Where do you get your ideas?

This is a question writers are often asked, especially by general members of the public and by newbie writers.

It’s not always possible to identify where an idea came from. I’ve spoken about reading non-fiction as a basis for ideas, but if you have facts, you still need something to happen.

I have a file somewhere that contains lines like:

Story about a rogue planet
Story about two space ships catching up, despite one having been sent 100 years earlier than the other.

They’re just story notes for possible settings. I need a character, but more important even, I need something to happen in that setting, and ‘character X discovers a rogue planet’ isn’t going to cut the mustard.

I’ve found that lately I’ve turned to extreme sport as seed for my storylines.

The weird things people will do for entertainment fascinate me endlessly. BASE jumping? Extreme surfing? Extreme ironing? They’re all wonderful seeds for story plots. Because now I have a character who is going to do something other than discover the setting. And the character has an aim: to win or set a record.

But it doesn’t always work. Sometimes my activities simply violate too many laws of physics to keep me happy.

I could not make a person surf on magnetic fields, but I could make a kite do it with a bit of fudging.

But even so, it doesn’t always work.

I had an idea about skywriting on Saturn. I figured out that this was possible. I wanted to turn this into extreme advertising. where a company would pay to have its logo written on Saturn. Yup. But meh, there’s not much tension in that and I needed an extra plot element.

Sometimes I have to ditch the extreme sport altogether to make the story work, but even if that happens, the extreme sport provided the story seed.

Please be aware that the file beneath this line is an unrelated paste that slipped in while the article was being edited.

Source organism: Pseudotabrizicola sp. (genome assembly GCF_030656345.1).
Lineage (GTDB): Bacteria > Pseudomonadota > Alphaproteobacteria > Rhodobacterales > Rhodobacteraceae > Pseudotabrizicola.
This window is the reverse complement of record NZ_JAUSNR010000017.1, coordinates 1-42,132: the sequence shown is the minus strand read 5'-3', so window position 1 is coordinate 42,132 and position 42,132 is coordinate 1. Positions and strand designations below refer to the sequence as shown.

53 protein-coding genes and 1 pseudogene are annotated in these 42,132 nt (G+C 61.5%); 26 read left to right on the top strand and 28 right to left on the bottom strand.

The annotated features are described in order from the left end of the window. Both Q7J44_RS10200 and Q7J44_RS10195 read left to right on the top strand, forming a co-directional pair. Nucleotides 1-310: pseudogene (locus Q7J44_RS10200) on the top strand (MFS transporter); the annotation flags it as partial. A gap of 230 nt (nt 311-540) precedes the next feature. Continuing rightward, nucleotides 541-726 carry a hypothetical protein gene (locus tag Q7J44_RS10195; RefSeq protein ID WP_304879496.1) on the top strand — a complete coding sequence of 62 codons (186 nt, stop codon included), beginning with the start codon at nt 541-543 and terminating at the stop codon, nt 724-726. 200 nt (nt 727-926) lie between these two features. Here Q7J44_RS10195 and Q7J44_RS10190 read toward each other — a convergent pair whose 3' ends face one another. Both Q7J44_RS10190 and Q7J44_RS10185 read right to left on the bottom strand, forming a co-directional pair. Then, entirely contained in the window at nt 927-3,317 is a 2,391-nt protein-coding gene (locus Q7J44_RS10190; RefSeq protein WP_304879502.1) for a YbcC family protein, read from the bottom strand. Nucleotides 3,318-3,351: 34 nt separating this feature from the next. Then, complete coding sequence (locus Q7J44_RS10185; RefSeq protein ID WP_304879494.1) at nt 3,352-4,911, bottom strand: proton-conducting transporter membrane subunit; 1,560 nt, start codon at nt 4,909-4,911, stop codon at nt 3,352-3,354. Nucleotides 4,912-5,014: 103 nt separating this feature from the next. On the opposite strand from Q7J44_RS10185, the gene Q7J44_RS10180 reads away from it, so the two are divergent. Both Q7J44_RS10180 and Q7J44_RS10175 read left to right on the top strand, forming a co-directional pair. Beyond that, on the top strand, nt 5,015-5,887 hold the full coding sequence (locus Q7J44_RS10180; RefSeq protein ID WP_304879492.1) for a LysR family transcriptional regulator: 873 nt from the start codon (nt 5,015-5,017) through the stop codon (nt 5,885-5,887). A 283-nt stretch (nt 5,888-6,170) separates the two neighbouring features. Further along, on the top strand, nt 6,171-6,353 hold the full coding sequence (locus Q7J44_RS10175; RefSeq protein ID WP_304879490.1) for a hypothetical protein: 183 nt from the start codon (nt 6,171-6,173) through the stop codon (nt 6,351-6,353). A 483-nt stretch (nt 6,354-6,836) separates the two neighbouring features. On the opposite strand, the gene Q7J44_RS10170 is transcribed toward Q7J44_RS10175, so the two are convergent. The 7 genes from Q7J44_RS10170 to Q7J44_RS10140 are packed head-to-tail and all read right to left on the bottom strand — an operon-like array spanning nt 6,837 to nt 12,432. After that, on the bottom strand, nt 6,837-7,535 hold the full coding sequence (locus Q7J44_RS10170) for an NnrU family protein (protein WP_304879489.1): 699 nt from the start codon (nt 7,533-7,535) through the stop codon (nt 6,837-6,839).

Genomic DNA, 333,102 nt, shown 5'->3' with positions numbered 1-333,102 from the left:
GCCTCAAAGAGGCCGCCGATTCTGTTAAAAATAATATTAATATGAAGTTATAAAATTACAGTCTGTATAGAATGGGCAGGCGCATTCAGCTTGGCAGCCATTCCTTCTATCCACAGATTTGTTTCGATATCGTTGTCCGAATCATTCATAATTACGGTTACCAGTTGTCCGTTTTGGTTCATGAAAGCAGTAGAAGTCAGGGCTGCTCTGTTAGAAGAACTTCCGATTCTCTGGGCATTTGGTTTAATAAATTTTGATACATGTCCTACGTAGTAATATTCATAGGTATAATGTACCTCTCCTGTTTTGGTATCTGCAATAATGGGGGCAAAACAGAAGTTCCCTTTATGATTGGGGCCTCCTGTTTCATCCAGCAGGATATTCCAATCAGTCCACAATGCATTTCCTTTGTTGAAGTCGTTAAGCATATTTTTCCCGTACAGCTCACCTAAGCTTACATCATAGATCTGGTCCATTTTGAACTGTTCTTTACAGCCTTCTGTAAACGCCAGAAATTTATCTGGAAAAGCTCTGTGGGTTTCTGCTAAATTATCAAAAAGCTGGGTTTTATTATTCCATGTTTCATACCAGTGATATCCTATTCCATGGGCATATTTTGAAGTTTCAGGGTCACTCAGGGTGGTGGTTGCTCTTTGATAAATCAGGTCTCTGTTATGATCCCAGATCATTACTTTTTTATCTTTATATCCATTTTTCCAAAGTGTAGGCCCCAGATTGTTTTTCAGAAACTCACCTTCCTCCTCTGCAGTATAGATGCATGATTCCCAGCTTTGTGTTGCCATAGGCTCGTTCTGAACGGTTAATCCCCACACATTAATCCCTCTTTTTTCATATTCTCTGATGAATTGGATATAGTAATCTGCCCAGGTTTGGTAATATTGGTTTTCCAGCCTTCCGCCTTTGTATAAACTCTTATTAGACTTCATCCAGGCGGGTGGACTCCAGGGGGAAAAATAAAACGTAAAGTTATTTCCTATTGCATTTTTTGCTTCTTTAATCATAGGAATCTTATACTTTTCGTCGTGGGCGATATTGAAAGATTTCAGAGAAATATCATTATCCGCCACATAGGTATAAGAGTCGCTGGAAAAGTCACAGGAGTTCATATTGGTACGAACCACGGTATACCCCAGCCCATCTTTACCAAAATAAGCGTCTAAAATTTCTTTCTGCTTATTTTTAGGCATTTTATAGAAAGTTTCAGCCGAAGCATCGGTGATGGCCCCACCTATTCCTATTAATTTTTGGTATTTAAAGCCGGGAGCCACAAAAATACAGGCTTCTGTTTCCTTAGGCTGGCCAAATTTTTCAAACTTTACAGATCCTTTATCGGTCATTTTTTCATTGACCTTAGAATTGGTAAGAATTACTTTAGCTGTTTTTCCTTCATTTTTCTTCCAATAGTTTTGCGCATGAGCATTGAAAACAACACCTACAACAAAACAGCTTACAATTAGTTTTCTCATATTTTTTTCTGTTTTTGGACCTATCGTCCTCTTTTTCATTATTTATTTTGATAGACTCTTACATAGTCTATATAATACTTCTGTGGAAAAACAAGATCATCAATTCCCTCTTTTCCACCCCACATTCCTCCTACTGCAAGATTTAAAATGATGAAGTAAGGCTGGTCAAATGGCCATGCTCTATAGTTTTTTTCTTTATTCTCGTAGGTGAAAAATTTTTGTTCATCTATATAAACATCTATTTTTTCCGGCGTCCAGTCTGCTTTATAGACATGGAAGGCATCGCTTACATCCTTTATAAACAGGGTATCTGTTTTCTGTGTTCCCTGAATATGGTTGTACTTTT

Stay tuned for stories about ice diving, magnetic kite-flying, and coming up: extreme flute-playing.


the famous pair of scissors

One of the questions I hate being asked most is: where do you get your ideas? Usually, this question is asked by well-meaning relatives and neighbours and other casual acquaintances after they hear you write science fiction.

In one case, the answer is clear: I bought a pair of scissors. Notice the brown-coppery hue of the blades? This is not due to the fact that I was wearing a magenta shirt (which I was), but because the blades are that colour. They’re made from titanium.

Wow. Cool scissors.

That’s what I thought when I bought them, too, in January this year, when shopping at one of those mega-office-supply stores with the kids for the start of the school year.

When I came home, I decided I wanted to know more about this mysterious thing called titanium, and from one thing came another. It inspired me to write a short story.

That short story has just won the second quarter of the Writers of the Future Contest.

From the stationery store to LA. Pretty special pair of scissors indeed.